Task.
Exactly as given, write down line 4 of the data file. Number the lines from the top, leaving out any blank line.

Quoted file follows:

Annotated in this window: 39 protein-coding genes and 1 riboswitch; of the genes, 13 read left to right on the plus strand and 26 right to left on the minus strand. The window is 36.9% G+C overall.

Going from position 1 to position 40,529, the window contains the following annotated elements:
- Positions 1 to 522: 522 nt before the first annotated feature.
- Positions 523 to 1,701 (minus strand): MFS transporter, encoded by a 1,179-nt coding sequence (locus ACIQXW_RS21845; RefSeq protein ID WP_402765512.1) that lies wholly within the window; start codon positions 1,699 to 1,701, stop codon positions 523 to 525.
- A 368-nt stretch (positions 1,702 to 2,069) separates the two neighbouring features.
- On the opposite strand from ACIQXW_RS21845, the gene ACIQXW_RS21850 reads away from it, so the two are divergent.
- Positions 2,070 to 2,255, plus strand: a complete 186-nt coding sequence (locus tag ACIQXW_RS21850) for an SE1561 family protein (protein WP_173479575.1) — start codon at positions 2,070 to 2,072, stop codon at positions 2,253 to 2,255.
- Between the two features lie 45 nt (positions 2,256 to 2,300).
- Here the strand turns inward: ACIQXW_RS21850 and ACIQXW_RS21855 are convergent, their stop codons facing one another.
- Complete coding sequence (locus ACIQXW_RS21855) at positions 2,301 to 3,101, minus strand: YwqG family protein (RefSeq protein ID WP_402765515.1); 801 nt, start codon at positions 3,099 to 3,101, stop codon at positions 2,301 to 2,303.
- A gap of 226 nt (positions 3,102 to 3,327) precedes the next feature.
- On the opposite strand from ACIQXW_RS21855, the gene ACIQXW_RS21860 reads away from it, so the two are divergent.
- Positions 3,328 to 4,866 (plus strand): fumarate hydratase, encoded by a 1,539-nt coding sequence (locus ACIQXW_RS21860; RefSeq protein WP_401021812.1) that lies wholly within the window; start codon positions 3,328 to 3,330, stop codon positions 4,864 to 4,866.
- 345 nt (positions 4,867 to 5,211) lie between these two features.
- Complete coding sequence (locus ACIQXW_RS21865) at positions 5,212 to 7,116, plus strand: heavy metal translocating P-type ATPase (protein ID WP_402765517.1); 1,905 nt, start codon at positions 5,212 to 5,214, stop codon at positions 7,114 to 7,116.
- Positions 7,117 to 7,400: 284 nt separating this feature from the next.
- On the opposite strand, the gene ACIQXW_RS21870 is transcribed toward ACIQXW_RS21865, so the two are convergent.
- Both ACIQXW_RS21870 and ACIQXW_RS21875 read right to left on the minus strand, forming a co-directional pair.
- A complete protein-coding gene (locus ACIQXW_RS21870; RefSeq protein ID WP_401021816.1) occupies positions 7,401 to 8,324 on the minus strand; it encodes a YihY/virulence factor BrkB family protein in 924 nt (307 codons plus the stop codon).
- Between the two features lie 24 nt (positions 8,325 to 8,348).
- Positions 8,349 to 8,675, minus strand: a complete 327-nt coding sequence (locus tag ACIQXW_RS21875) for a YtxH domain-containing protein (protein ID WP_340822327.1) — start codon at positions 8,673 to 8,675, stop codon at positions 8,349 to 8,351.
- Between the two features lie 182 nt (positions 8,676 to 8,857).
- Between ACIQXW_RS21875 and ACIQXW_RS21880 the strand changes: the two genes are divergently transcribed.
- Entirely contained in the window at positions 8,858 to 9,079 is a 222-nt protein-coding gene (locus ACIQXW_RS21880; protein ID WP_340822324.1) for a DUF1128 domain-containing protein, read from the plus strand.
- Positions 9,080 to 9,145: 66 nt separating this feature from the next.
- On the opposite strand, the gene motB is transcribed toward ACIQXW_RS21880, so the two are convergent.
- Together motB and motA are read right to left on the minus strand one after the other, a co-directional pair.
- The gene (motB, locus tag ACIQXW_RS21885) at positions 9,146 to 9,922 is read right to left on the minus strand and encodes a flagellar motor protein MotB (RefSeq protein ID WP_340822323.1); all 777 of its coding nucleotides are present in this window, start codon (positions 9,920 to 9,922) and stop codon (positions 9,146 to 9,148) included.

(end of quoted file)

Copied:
- Positions 523 to 1,701 (minus strand): MFS transporter, encoded by a 1,179-nt coding sequence (locus ACIQXW_RS21845; RefSeq protein ID WP_402765512.1) that lies wholly within the window; start codon positions 1,699 to 1,701, stop codon positions 523 to 525.